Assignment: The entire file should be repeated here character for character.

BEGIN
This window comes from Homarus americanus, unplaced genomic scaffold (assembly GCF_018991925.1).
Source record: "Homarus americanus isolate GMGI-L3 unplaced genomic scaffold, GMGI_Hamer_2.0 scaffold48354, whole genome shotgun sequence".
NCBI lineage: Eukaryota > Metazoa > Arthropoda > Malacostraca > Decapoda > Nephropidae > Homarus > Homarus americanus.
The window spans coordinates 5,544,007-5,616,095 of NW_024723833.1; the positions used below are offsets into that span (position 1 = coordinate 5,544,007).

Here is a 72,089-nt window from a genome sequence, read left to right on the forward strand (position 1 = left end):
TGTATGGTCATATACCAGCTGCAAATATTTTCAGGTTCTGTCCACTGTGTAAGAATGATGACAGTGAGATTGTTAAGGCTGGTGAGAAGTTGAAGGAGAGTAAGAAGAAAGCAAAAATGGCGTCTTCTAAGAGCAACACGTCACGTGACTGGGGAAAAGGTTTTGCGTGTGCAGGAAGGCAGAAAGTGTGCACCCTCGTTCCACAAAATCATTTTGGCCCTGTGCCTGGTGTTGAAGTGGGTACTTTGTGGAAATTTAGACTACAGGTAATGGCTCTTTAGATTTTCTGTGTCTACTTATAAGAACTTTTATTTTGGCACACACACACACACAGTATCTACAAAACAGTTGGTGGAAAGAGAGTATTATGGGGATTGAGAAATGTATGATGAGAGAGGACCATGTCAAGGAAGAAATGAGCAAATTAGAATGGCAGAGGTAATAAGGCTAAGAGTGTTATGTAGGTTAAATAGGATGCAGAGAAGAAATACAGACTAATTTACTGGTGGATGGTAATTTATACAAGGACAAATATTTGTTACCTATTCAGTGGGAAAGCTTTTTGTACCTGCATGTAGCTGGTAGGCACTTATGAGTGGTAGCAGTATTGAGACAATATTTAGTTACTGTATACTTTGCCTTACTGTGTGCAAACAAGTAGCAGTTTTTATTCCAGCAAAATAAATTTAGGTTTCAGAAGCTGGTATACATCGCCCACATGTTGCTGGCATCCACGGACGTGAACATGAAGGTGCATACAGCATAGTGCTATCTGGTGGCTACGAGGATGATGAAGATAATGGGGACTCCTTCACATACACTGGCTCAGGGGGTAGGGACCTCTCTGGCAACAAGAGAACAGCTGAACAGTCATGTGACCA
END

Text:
This window comes from Homarus americanus, unplaced genomic scaffold (assembly GCF_018991925.1).
Source record: "Homarus americanus isolate GMGI-L3 unplaced genomic scaffold, GMGI_Hamer_2.0 scaffold48354, whole genome shotgun sequence".
NCBI lineage: Eukaryota > Metazoa > Arthropoda > Malacostraca > Decapoda > Nephropidae > Homarus > Homarus americanus.
The window spans coordinates 5,544,007-5,616,095 of NW_024723833.1; the positions used below are offsets into that span (position 1 = coordinate 5,544,007).

Here is a 72,089-nt window from a genome sequence, read left to right on the forward strand (position 1 = left end):
TGTATGGTCATATACCAGCTGCAAATATTTTCAGGTTCTGTCCACTGTGTAAGAATGATGACAGTGAGATTGTTAAGGCTGGTGAGAAGTTGAAGGAGAGTAAGAAGAAAGCAAAAATGGCGTCTTCTAAGAGCAACACGTCACGTGACTGGGGAAAAGGTTTTGCGTGTGCAGGAAGGCAGAAAGTGTGCACCCTCGTTCCACAAAATCATTTTGGCCCTGTGCCTGGTGTTGAAGTGGGTACTTTGTGGAAATTTAGACTACAGGTAATGGCTCTTTAGATTTTCTGTGTCTACTTATAAGAACTTTTATTTTGGCACACACACACACACAGTATCTACAAAACAGTTGGTGGAAAGAGAGTATTATGGGGATTGAGAAATGTATGATGAGAGAGGACCATGTCAAGGAAGAAATGAGCAAATTAGAATGGCAGAGGTAATAAGGCTAAGAGTGTTATGTAGGTTAAATAGGATGCAGAGAAGAAATACAGACTAATTTACTGGTGGATGGTAATTTATACAAGGACAAATATTTGTTACCTATTCAGTGGGAAAGCTTTTTGTACCTGCATGTAGCTGGTAGGCACTTATGAGTGGTAGCAGTATTGAGACAATATTTAGTTACTGTATACTTTGCCTTACTGTGTGCAAACAAGTAGCAGTTTTTATTCCAGCAAAATAAATTTAGGTTTCAGAAGCTGGTATACATCGCCCACATGTTGCTGGCATCCACGGACGTGAACATGAAGGTGCATACAGCATAGTGCTATCTGGTGGCTACGAGGATGATGAAGATAATGGGGACTCCTTCACATACACTGGCTCAGGGGGTAGGGACCTCTCTGGCAACAAGAGAACAGCTGAACAGTCATGTGACCA